SUMMARY OF THE INVENTION

Absorbent articles, and, more specifically, absorbent articles including a sensation aspect that conveys a signal when wet, are provided. The absorbent article includes a backsheet having a longitudinal axis, a topsheet attached to the backsheet and having a body-facing surface, and an absorbent core disposed between the backsheet and the topsheet. The article further includes a sensation aspect, which may be provided between the core and the topsheet. The sensation aspect may be, for example, a temperature sensation aspect. A visible indicator may be associated with the sensation aspect.

In one embodiment, the absorbent article includes a backsheet having a longitudinal axis, a topsheet having a body-facing surface, an absorbent core disposed between the backsheet and the topsheet, and a temperature sensation aspect that produces a change in temperature when wet and includes a carrier layer. The temperature sensation aspect is provided between the core and the topsheet. The position of the temperature sensation aspect on the core correlates to a sensation aspect position of the core. The sensation aspect position on the core absorbs less urine than surrounding areas of the core.

In another embodiment, the absorbent article includes a backsheet having a longitudinal axis, a topsheet having a body-facing surface, an absorbent core disposed between the backsheet and the topsheet, and a temperature sensation aspect that produces a change in temperature when wet and includes a carrier layer. The temperature sensation aspect is provided between the core and the topsheet. The temperature sensation aspect is configured for increased urine flow therethrough.

In a further embodiment, the absorbent article includes a backsheet having a longitudinal axis, a topsheet having a body-facing surface, an absorbent core disposed between the backsheet and the topsheet, and a temperature sensation aspect that produces a change in temperature when wet and includes a carrier layer. The temperature sensation aspect is configured to enhance contact of the temperature sensation agent with skin of a wearer.

In yet another embodiment, the absorbent article includes a backsheet having a longitudinal axis, a topsheet having a body-facing surface, an absorbent core disposed between the backsheet and the topsheet, and a temperature sensation aspect that produces a change in temperature when wet and includes a carrier layer. The temperature sensation aspect is provided between the core and the topsheet. The sensation aspect comprises a top surface and a bottom surface and wherein one of the top surface or the bottom surface comprises a frictional coupling mechanism.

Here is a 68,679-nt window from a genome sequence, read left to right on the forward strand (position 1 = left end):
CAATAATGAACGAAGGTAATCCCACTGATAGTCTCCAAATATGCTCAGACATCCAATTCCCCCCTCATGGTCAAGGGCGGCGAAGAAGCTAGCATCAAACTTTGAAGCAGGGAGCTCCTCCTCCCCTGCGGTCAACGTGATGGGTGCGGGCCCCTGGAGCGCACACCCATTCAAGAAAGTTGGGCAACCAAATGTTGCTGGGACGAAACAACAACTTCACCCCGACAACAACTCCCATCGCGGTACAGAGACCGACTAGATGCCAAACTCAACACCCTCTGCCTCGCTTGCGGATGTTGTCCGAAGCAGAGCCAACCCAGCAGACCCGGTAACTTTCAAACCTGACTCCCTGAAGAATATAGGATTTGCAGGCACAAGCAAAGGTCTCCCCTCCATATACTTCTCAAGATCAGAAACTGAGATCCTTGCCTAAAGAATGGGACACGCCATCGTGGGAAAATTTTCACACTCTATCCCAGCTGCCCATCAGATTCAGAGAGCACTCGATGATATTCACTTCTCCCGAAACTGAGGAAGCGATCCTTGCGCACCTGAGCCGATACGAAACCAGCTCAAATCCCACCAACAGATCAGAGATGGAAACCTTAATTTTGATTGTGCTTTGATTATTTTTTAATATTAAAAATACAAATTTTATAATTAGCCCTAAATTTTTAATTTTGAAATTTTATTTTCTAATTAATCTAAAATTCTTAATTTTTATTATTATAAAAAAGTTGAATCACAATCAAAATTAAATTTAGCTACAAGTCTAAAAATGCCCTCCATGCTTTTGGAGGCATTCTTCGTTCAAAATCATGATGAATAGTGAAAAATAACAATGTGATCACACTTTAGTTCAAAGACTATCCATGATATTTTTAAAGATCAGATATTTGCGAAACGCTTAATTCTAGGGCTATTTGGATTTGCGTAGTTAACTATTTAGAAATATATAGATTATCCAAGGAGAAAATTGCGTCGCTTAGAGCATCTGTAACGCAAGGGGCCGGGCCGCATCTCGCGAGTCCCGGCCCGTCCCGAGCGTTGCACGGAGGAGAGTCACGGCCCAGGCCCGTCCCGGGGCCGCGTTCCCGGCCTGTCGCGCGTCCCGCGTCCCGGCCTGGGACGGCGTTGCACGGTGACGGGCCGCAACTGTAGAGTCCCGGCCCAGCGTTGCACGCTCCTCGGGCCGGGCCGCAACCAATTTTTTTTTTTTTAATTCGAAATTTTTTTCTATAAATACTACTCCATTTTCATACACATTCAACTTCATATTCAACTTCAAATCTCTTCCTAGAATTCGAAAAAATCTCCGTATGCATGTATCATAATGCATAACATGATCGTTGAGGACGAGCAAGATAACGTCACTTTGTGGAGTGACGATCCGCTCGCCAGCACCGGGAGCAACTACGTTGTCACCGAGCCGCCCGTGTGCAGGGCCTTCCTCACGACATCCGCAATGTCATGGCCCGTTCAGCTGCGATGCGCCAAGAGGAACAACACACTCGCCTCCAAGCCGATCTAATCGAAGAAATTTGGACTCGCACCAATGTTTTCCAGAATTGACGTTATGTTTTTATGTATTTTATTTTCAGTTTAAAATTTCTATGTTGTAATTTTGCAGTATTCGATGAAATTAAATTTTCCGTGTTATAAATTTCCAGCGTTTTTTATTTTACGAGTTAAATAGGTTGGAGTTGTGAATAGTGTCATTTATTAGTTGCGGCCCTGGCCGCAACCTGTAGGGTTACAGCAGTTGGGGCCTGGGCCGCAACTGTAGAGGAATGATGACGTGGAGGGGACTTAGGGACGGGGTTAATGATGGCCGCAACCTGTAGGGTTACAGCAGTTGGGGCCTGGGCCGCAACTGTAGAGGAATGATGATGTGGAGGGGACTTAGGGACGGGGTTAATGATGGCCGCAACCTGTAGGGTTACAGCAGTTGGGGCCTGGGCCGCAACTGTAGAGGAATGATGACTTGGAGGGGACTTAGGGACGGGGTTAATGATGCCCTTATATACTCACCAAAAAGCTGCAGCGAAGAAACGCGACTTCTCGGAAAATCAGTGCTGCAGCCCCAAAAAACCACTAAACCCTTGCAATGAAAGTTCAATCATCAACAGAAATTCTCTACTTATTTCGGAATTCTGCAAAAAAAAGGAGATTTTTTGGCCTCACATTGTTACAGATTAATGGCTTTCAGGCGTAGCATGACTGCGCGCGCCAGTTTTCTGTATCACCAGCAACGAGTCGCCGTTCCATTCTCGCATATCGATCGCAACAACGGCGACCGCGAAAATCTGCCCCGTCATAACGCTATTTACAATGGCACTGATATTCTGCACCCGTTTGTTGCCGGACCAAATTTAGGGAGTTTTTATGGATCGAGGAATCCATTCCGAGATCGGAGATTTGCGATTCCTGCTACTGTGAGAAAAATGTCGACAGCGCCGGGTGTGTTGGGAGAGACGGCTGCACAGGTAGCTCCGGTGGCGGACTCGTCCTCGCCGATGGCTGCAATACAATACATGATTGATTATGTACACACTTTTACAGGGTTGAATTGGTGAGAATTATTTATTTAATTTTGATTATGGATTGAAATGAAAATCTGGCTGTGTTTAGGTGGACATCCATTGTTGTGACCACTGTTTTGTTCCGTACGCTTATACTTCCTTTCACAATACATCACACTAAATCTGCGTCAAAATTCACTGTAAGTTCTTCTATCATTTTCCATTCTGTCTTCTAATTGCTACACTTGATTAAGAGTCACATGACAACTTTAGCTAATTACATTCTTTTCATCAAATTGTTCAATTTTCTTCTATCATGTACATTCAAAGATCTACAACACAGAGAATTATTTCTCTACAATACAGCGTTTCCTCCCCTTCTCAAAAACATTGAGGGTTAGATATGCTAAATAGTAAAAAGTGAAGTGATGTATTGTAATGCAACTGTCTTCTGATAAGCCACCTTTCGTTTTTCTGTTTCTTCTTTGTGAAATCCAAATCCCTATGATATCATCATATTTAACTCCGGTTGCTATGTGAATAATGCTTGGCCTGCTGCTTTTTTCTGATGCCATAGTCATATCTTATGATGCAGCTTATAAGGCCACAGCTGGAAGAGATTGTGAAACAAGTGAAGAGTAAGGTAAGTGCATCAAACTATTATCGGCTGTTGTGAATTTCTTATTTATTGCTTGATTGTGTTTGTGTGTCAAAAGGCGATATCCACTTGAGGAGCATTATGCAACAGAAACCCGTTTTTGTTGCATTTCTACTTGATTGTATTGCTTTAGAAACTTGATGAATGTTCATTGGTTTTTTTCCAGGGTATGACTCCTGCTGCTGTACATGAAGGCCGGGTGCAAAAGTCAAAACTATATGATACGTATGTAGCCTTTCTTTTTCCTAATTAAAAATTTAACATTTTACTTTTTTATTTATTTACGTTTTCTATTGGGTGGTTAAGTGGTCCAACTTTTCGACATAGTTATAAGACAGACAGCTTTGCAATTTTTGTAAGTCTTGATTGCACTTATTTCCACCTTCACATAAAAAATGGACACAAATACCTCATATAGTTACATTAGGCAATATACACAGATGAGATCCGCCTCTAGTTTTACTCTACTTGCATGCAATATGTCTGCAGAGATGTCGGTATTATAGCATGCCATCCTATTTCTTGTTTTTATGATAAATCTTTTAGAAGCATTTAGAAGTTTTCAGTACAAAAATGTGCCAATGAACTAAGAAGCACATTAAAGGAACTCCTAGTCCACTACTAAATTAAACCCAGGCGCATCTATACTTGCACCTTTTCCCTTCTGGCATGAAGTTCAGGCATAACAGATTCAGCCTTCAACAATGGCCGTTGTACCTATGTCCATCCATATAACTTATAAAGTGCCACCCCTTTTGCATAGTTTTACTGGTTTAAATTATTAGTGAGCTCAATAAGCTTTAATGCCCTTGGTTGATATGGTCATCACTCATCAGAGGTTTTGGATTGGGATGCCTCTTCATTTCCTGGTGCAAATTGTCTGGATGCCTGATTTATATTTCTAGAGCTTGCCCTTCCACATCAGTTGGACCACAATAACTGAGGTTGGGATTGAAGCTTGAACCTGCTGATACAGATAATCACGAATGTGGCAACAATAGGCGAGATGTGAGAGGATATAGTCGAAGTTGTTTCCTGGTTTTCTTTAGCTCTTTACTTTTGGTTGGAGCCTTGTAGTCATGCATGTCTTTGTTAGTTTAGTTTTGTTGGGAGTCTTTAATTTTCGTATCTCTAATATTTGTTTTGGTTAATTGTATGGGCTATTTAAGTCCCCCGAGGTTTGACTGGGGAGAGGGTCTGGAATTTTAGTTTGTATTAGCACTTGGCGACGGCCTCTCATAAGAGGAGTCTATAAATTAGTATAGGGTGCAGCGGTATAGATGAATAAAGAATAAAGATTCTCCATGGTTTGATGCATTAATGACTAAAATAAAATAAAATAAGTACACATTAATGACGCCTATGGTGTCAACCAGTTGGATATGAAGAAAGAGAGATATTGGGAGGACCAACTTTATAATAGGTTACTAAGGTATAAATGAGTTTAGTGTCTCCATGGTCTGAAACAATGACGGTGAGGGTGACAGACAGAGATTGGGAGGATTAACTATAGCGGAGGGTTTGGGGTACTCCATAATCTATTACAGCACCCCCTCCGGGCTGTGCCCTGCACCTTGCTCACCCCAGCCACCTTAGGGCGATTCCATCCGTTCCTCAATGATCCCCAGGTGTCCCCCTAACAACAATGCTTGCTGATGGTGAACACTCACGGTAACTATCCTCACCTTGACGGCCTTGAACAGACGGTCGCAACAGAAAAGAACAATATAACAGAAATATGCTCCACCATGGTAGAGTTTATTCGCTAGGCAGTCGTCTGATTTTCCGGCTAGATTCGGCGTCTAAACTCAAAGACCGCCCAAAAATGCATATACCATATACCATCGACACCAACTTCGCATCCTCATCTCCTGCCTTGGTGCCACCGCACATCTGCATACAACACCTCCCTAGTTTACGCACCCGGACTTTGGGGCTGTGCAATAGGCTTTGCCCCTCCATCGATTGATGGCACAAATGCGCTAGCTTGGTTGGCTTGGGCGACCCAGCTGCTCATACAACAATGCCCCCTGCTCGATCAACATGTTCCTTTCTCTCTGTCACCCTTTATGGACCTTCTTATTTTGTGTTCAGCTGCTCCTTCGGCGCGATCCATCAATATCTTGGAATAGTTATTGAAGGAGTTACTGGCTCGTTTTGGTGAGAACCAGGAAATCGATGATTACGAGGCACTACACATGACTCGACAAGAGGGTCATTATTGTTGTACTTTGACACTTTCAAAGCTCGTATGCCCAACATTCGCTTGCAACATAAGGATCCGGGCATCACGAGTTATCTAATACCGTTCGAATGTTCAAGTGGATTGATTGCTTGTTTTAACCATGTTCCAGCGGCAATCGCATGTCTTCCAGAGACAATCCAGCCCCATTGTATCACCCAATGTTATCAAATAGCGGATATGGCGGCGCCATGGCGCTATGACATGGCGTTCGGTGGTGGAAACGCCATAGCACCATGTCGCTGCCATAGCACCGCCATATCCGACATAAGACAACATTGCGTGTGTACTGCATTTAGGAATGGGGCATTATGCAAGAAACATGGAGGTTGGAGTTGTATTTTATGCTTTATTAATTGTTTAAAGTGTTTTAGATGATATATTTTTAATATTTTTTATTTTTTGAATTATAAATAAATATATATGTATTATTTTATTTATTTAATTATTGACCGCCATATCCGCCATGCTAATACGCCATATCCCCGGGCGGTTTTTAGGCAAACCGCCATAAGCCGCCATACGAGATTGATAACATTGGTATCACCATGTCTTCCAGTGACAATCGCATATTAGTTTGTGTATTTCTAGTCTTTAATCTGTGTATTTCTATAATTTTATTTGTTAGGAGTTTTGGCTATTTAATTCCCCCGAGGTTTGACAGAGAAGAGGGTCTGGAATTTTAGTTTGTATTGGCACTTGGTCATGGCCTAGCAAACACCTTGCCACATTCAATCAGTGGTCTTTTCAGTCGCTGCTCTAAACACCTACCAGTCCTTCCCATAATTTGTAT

In yet a further embodiment, the absorbent article includes a backsheet having a longitudinal axis, a topsheet having a body-facing surface, an absorbent core disposed between the backsheet and the topsheet, and a temperature sensation aspect that produces a change in temperature when wet and includes a carrier layer. The temperature sensation aspect is provided between the core and the topsheet. The temperature sensation aspect includes a graphic indicator for indicating placement or action of the sensation aspect.

Additional aspects of the disclosure are defined by the claims of this patent. While multiple embodiments are disclosed herein, still other embodiments of the invention will become apparent to those skilled in the art from the following detailed description, which shows and describes illustrative embodiments of the invention. As will be realized, the invention is capable of modifications in various obvious aspects, all without departing from the spirit and scope of the invention. Accordingly, the drawings and detailed description are to be regarded as illustrative in nature and not restrictive.

BRIEF DESCRIPTION OF THE DRAWINGS

While the specification concludes with claims particularly pointing out and distinctly claiming the subject matter that is regarded as the present invention, it is believed that the invention will be more fully understood from the following description taken in conjunction with the accompanying drawings. In the accompanying drawing figures, like reference numerals identify like elements, which may or may not be identical in the several exemplary embodiments that are depicted. Some of the figures may have been simplified by the omission of selected elements for the purpose of more clearly showing other elements. Such omissions of elements in some figures are not necessarily indicative of the presence or absence of particular elements in any of the exemplary embodiments, except as may be explicitly delineated in the corresponding written description. None of the drawings are necessarily to scale.

FIG. 1 illustrates a disposable absorbent article in a flat orientation.

FIG. 2 illustrates a disposable absorbent article as it would be worn.

FIG. 3 illustrates a top view of sensation aspect.

FIG. 4 illustrates a side view of a sensation aspect.

FIG. 5 illustrates a disposable absorbent article having a sensation aspect.

FIG. 6 illustrates a sensation aspect having a top surface with a first coupling mechanism and a bottom surface with a second coupling mechanism in accordance with one embodiment of the present invention.

FIG. 7 illustrates a sensation aspect having a folded carrier layer in accordance with one embodiment of the present invention.

FIG. 8 illustrates a disposable absorbent article having a sensation aspect wherein the core of the disposable absorbent article includes a targeted zone with reduced absorbent capacity in accordance with one embodiment of the present invention.

FIG. 9 illustrates a disposable absorbent article having an acquisition layer at a location generally corresponding to the location of a sensation aspect in accordance with one embodiment of the present invention.